3 Ways to Address the Supply Chain Labor Shortage
By 2018, supply chain will need to fill 1.4 million new jobs, and this doesn’t even count jobs people will be retiring from. While it’s great to see this kind of growth, there may not be enough bodies to fill these positions. Will this stifle the industry’s innovation and progress? In The Supply Chain’s Weakest Link, SDC Executive points out the shortage and how to fix this issue. Below we list 3 Ways to Address the Supply Chain Labor Shortage.
- Create student awareness early on. The earlier you create interest in a students’ academic career, the better. This way, students can have a preference for you industry, rather than be picked up elsewhere. Further, this will allow them to take more college course specific to your field.
- Collaborate with local universities/colleges. More and more supply chain programs are coming available, but the schools need the help of industry leaders to ensure the programs’ success. This benefits both your business and the college.
- Speak in the classroom. Plenty of professors and schools love having special guests. By speaking at a college, you can educate students about your field and provide prospective employees with an opportunity to network with you.
- Offer internships. Internships are a great way to give students hands-on experience within an industry. This will help you sort through the good and the bad fits and get them thinking of a supply chain career beyond graduation.
- Hire directly from colleges. Target those in supply chain or business programs. Entry-level training will get them prepared for your field.
- Move employees from department to department. When workers are young and fresh, diversify their background. Allowing them to work in different departments provides them a broader understanding of the industry.
- Evaluate young employees by their cost and speed of operations. Also be sure that products arrive to their destination with little or no damage.
- Target the unexpected. Try recruiting those from other departments within your office or your competitors’ employees.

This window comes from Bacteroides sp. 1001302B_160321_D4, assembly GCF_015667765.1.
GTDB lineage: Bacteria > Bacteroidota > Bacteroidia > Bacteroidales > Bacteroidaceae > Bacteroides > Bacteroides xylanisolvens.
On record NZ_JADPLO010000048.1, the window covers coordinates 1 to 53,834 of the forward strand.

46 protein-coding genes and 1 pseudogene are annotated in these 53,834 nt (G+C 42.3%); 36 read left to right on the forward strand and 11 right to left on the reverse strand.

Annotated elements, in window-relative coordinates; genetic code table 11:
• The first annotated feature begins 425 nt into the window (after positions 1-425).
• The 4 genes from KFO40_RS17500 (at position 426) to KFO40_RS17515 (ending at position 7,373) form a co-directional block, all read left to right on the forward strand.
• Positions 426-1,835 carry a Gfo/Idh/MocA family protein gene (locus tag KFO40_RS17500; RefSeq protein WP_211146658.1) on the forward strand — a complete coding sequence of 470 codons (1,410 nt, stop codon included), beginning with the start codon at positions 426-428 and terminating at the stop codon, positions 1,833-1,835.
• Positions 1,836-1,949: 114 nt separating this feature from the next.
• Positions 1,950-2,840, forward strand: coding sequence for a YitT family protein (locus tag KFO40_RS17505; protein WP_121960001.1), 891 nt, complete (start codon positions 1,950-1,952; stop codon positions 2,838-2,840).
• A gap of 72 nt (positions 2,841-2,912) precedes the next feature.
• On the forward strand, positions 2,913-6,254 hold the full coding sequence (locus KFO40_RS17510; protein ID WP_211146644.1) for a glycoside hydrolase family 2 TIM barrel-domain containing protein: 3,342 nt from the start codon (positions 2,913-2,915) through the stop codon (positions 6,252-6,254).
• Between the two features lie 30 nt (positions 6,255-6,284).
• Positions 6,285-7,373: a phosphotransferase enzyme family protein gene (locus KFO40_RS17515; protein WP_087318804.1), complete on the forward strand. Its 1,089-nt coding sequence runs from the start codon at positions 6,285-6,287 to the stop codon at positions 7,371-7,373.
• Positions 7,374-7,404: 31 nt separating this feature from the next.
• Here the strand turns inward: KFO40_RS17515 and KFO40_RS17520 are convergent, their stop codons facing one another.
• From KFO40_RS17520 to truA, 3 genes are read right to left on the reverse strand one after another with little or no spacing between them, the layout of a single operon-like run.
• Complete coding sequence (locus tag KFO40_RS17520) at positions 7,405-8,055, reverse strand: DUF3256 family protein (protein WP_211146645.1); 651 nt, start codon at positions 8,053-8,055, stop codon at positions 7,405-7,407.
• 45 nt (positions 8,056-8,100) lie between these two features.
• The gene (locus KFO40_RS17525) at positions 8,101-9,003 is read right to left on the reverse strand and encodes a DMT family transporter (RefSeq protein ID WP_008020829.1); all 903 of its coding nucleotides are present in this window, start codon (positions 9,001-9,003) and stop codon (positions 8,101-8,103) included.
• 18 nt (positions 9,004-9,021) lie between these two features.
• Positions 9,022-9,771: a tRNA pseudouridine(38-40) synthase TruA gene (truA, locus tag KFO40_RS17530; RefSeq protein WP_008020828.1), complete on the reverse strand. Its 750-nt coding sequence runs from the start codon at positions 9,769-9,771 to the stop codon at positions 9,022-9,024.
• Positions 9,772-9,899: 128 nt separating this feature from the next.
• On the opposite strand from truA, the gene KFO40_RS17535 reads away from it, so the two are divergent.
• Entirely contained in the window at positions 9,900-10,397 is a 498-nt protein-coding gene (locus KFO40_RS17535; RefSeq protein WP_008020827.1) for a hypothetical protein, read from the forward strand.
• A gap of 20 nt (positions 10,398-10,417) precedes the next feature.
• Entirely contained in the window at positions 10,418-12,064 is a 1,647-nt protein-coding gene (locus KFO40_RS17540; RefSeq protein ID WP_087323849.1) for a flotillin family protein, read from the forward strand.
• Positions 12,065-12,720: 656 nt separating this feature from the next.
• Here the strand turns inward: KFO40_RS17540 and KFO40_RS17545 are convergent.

- T-Shaped employees are ideal. T-shaped employees specialize in a field, but have a good general understanding of broader business issues.
- Find someone with easily relatable experience. Marketing experience is a good example, those with experience managing relationships. That can easily fit well into the role of a purchaser or managing supplier relationships.
- Pick those with experience in other fields. These are the employees that will offer you new ideas and viewpoints of company and department issues.
Attract on Social Media
- Attract employees on the platforms they use most. Millennials are taking over the workforce and it’s no secret that they are the biggest users of social media. Use this to your advantage.
- Users will use your social presence to form an opinion. Potential employees are going to look at how you act and interact online to help develop their impression of the company.
- Build awareness. Social platforms allow your company to be seen and followed, creating a preference for your company when it comes time to job-seek. You’re letting followers learn your brand.
- Interact with potential employees. By responding directly to interested users, you build a personal relationship, breaking down any barriers to communication.
The Future of Supply Chain
You can get creative and recruit within, but realistically, you’ll have to target fresh faces of the workforce. Think like millennials do and recruit them how they want to be recruited. Build awareness and be open-minded. This will allow the industry to continue with its current momentum.